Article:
Buying a building for new headquarters leads to decisions

By |  August 9, 2017
If only it were as easy as merely sticking the word “Sold” on the sign. Photo: ©iStock.com/huePhotographyz

If only it were as easy as merely sticking the word “Sold” on the sign.
Photo: ©iStock.com/huePhotographyz

As I was standing in front of my new building the other day, talking to my architect, a homeless man sidled up to us. I figured he was going to ask us for a few dollars, but instead, he shook my hand and asked me whether I’d allow him to continue sleeping in his tent in the private alleyway on the west side of our building. He told me he would keep an eye on the building if I would allow him to sleep there. I nodded my head and told him I would love for him to keep watch on our building, but when construction began, he would need to leave for his own safety. He said thanks and walked on.

So, after three months of negotiating, homework, filling out applications and meeting with city officials, my first big decision as a property owner was to allow a homeless man to continue to camp on our property. I wonder if President Trump ever held these types of meetings?

As I discussed in my June column, my wife and I closed on our building this spring. Because of the very nature of the “Start-up Diaries” concept, I thought I would run you through the process. As I’ve stated many times before, I am not claiming to have done this the right way. All I can do is let you know what decisions we made, and you can compare it with what you have done or what you might do in the future.
 

You’ve got questions? I’ve got answers.

1. How did I know this was the right time to buy a building?

We ran out of room at our current rental. I did try to rent more space from my landlord, who owns a giant industrial complex, but the local economy is pretty good right now and he is sold out.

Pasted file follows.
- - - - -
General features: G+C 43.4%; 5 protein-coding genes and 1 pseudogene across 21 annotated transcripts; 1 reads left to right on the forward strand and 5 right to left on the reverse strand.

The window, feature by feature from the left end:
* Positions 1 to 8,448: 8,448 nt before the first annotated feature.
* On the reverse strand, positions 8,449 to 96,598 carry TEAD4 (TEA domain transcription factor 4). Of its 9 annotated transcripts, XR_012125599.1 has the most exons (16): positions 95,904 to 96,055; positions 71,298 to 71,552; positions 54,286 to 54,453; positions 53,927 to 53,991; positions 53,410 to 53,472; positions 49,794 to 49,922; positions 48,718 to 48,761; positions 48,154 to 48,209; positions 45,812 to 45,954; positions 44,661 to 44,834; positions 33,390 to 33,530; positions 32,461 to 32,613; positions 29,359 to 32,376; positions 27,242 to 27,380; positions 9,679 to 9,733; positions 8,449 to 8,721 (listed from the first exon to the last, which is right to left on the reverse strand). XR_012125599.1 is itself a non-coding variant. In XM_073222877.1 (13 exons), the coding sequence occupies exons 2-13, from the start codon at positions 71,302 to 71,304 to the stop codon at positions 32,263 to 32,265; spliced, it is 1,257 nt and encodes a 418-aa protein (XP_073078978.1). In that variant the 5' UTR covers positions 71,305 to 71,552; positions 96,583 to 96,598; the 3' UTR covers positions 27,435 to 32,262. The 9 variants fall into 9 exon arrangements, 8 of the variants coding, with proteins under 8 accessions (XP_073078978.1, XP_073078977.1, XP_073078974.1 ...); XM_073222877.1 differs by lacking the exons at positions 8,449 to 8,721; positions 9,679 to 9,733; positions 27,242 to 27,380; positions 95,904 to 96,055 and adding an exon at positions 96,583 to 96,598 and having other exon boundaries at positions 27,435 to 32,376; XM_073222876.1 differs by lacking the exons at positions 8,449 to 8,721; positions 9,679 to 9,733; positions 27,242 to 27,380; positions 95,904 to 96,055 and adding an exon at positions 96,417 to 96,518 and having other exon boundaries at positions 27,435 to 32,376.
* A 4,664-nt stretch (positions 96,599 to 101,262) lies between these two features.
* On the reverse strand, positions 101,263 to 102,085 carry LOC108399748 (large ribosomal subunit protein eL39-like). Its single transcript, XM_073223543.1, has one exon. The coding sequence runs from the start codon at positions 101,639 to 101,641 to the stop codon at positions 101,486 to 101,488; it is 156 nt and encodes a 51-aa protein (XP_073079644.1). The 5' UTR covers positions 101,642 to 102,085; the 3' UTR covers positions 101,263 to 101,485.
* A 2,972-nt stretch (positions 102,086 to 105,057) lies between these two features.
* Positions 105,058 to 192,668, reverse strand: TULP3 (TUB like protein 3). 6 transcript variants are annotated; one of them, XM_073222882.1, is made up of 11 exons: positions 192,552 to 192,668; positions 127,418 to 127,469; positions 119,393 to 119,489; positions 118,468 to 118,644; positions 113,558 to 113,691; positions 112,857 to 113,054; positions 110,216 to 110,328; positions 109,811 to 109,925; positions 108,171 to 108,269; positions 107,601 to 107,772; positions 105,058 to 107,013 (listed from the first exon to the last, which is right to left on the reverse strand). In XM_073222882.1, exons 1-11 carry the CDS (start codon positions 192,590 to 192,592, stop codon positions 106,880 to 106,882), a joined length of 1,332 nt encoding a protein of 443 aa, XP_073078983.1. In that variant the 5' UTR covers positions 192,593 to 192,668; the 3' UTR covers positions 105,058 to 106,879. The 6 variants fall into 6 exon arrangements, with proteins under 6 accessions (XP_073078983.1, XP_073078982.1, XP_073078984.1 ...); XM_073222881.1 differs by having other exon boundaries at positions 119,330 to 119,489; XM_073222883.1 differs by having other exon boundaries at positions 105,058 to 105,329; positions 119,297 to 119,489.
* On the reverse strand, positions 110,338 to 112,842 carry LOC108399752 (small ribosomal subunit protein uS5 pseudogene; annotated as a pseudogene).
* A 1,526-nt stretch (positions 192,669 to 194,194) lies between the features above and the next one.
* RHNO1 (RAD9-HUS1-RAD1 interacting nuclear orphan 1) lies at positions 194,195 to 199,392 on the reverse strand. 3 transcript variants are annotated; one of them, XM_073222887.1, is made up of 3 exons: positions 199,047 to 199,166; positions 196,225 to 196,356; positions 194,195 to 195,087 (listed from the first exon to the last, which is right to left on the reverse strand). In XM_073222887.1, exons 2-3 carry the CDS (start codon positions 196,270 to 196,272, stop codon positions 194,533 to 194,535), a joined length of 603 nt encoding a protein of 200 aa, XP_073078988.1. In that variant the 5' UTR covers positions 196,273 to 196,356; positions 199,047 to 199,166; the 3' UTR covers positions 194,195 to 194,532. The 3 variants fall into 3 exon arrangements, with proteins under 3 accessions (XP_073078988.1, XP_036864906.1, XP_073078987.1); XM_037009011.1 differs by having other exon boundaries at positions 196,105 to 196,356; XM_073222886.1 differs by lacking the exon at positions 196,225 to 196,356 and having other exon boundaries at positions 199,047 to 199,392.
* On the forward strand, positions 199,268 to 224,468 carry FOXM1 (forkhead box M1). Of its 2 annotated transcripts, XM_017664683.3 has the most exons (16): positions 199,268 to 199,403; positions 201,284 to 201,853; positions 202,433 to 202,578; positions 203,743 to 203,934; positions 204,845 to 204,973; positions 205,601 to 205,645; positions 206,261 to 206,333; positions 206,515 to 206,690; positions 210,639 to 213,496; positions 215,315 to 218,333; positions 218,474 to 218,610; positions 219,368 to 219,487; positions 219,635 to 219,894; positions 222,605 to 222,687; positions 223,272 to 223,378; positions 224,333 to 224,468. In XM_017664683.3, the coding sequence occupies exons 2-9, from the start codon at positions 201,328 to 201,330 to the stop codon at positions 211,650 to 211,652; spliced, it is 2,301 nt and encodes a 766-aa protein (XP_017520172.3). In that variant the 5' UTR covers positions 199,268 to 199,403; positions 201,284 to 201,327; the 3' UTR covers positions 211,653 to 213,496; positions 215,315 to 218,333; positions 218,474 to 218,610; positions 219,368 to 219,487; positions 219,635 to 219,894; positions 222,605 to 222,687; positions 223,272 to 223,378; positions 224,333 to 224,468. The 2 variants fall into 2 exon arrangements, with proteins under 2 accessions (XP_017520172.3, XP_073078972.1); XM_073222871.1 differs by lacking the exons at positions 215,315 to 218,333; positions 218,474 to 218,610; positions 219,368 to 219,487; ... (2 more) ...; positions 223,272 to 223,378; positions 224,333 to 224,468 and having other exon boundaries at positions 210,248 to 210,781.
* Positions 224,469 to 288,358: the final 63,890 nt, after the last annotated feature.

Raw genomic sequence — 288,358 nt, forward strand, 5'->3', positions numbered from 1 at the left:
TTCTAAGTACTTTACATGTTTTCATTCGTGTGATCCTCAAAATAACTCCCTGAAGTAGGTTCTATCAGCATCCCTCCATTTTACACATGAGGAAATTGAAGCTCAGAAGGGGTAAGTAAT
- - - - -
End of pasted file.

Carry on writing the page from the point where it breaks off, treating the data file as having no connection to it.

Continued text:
2. How many buildings did I look at before selecting my current building?

Five. The first building we wanted was located on a busy highway, which is exactly what I desired. I wanted to get as much free advertising as possible. The building was for sale at $199,000 and had lots of parking. The problem was it wasn’t much bigger than our current rental.

The second and third buildings sold as I was deciding on whether to put in a bid. The fourth building was an old U.S. Post Office, and it was great. But there were also many problems: The parking lot was a disaster, a retaining wall was falling into the parking lot, and the building itself was massive. Renovations on this building could have cost up to $600,000.

The building we ended up purchasing also is on a busy highway, near an equally busy intersection.

3. Where did I get the money?

I started Schopen Pest Solutions 11 years ago, and up until recently, I’ve never had money left over at the end of the year. We have always tried to use up every penny. Two years ago, though, we made a large profit and I had to pay a substantial amount of taxes. Still, I was able to squirrel away some of the money and carry it over into year 10. Last year, we made a huge profit. The taxes on said profit were enormous, but we still were able to save an additional $80,000, pushing our total up to $100,000 in the bank.

4. Is $100,000 enough for a down payment on a building?

Probably not, unless you go with a U.S. Small Business Administration (SBA) loan. Our 8,000-sq.-ft. building was originally listed for $299,000, which is a pretty good price for the Chicagoland area. We negotiated the bank down to $250,000. Our construction loan was another $261,000, pushing the price up to $511,000. Going with a conventional bank loan, I would have needed to come up with $112,200, which I didn’t have saved.

My banker, however, is an awesome businessman and I was able to secure an SBA loan. The SBA is a government-backed loan that requires just a 10 percent down payment, meaning I only had to come up with $51,100. When you add in closing costs, my out-of pocket expenses came to approximately $65,000 — well under my $100,000 budget.

Next month, I’ll discuss how we chose our “people” who helped us through the purchasing process. Without an experienced banker, accountant, Realtor, architect, contractor, lawyer and others, we would never have been able to complete this process.

Pete Schopen is president of McHenry, Ill.-based Schopen Pest Solutions. You can reach him at 847-529-BUGS or pete@schopenpest.com.

This article is tagged with , , , , , and posted in Business, featured

Comments are closed.